On a darker note, each reader must decide for themselves whether to forgive some off-putting elements such as a languorous air of privilege among the dramatis personæ, and the author’s focus on male leads who are moody and irritable. If you’re familiar with Salinger’s biography you know he was not particularly kind to women, and your may detect in these early stories a foul odor of misogyny in the treatment of the female leads. Salinger delights in dissecting characters who are snobbish, phony, petty, none-to-bright, and of dubious morals.

That Salinger Style

The reader familiar with the arc of Salinger’s writing will recognize in Three Early Stories other elements of his style that will reappear, in glorious form, in his later works. Three Early Stories, small though it may be, provides an opportunity to confirm what Ian Hamilton wrote in In Search of J.D. Salinger, A Biography about the importance of these early exercises: “[They] had taught him to handle the mechanics of narrative with a technician’s self-assurance.”

Sure enough, from the very start the guy had the goods. You may be taken with the wizardly way Salinger propels his narratives through dialog — arch, well-honed, slangy and character-defining. The most radical honing occurs when Salinger chooses to withhold from the reader one-half of the conversation — is there another author who can match Salinger’s clever presentations of just one side of a telephone cal (a structure not coincidentally exploited by stand-up comics from Bob Newhart to Ellen DeGeneres)? (The “reveals” in the plot are carefully placed (so don’t drop your attention; when reading “The Young Folks,” for example, remember to count the cigarettes). His use of “misdirection” means you may be surprised in a good way.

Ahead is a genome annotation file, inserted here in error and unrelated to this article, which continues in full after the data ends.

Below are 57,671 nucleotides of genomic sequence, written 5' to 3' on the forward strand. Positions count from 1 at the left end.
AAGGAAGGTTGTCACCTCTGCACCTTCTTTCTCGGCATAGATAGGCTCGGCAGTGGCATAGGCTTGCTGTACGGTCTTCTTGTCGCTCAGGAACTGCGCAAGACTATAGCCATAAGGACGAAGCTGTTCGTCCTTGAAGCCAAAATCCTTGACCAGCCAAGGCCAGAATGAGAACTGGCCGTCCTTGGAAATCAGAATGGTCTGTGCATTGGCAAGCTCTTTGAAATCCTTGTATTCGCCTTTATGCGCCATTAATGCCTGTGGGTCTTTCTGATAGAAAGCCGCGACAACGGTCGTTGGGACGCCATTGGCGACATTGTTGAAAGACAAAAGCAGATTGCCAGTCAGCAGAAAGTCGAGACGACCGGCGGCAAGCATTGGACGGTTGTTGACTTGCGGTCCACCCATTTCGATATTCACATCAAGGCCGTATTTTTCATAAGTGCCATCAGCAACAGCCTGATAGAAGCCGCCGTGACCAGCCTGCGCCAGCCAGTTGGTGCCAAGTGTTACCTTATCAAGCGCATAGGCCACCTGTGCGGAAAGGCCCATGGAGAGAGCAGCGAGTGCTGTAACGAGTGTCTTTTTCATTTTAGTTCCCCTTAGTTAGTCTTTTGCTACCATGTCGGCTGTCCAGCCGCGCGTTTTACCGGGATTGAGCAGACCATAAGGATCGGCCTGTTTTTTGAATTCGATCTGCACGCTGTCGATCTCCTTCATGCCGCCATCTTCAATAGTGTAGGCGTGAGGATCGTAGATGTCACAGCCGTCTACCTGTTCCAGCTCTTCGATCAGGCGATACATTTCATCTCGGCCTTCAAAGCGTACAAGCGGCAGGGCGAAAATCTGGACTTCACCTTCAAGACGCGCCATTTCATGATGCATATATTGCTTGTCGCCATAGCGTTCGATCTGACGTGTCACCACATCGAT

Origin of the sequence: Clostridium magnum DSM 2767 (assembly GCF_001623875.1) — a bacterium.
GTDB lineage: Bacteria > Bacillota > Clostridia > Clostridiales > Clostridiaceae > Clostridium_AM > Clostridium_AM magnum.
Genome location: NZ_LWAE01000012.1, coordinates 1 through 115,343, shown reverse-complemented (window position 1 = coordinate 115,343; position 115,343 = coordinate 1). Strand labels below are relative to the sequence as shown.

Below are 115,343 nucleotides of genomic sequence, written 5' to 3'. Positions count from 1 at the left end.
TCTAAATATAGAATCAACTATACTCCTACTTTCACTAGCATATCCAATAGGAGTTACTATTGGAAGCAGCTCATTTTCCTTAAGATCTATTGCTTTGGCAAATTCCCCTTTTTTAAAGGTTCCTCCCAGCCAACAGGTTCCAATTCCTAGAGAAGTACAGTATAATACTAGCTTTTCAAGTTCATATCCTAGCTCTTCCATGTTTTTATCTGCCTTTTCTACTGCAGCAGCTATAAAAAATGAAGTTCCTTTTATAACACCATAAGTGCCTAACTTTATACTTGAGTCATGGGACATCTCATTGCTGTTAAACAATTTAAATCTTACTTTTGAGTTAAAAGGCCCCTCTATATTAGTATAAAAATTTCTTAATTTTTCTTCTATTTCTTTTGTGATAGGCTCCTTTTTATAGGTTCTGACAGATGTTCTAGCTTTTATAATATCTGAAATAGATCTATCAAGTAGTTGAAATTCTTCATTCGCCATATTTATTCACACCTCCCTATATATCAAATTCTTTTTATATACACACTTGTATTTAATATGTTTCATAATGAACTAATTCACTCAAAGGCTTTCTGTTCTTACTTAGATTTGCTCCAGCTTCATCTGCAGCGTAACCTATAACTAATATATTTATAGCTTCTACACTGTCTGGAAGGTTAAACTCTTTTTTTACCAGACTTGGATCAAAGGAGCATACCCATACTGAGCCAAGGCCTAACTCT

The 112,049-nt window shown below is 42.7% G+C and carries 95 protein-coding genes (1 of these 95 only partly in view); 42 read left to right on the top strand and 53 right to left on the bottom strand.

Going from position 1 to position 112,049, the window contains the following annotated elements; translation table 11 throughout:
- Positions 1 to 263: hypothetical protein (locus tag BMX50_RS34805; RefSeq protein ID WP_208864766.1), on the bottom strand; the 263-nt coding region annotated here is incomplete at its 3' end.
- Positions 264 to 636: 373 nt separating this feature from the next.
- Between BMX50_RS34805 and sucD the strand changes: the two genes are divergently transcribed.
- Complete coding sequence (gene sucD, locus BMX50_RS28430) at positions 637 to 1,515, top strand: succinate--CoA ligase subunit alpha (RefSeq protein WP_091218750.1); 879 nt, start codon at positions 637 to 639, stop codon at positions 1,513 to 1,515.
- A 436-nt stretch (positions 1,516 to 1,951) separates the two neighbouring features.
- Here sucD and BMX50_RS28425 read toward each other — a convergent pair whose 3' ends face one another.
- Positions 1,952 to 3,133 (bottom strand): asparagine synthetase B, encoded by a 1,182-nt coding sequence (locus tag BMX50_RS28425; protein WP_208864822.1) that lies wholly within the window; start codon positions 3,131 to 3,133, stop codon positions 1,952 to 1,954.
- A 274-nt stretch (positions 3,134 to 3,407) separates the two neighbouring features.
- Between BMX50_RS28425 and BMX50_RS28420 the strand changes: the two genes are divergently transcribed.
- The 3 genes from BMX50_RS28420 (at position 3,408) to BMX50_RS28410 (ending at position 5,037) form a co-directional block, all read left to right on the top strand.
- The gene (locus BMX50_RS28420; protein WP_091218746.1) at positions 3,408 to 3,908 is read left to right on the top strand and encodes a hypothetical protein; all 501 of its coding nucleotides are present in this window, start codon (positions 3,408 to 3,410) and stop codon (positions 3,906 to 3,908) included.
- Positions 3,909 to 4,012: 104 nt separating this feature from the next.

Then there are the habits and idiosyncrasies we’re used to if we’ve devoured the books from Catcher in the Rye through to Seymour: An Introduction. Here they are in their earliest incarnations. Characters yawn in each of the three early stories. They bite their fingernails. Everyone smokes cigarettes pretty much all the time, and the many rituals tied to that habit are meticulously observed. Relationships, whether they are between young singles on the prowl (The Young Folks), or between brother and sister (Go See Eddie), or between a young married couple (Once a Week Won’t Kill You), are fraught with insincerities and disappointments. Human beings are “bored or apprehensive, annoyed or resigned.” Their typical reaction is . . . to try to get something better on the radio. Yet in the final story, written at the time when World War II was intensifying its brutal course, Salinger introduces more consequential themes: irretrievable loss, remembrance, caring.

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Final note: Salinger never liked the illustrations magazine editors sometimes attached to his early stories in the slicks. It was shabby interference with his work, he felt, and it was one more reason he yearned for the respectful editorial hand at The New Yorker. One wonders what he would have thought of the illustrations by Anna Rose Yoken found in Three Early Stories. Ron Charles, editor of the Washington Post’s Book World, doesn’t seem concerned about this disrespect. I don’t see any value in the illustrations, several of which are too cutesy for my taste, others tone-deaf to the text. A striking error appears in her picture of the standing figures of Edna and Jameson on page 14 of “The Young Folks.” Yoken shows Edna as several inches shorter than Jameson, subscribing to the conventional girl-boy relationship. The question is, what parts of Salinger’s description on page 13 — “Edna was taller than Jameson and Jameson was shorter than Edna”  — did Yoken fail to understand? Or was this an act of willful defiance on the part of the artist against the author? Or a simple oversight and “oops”-worthy mistake we all make? And why was this error not caught by the editors prior to publication?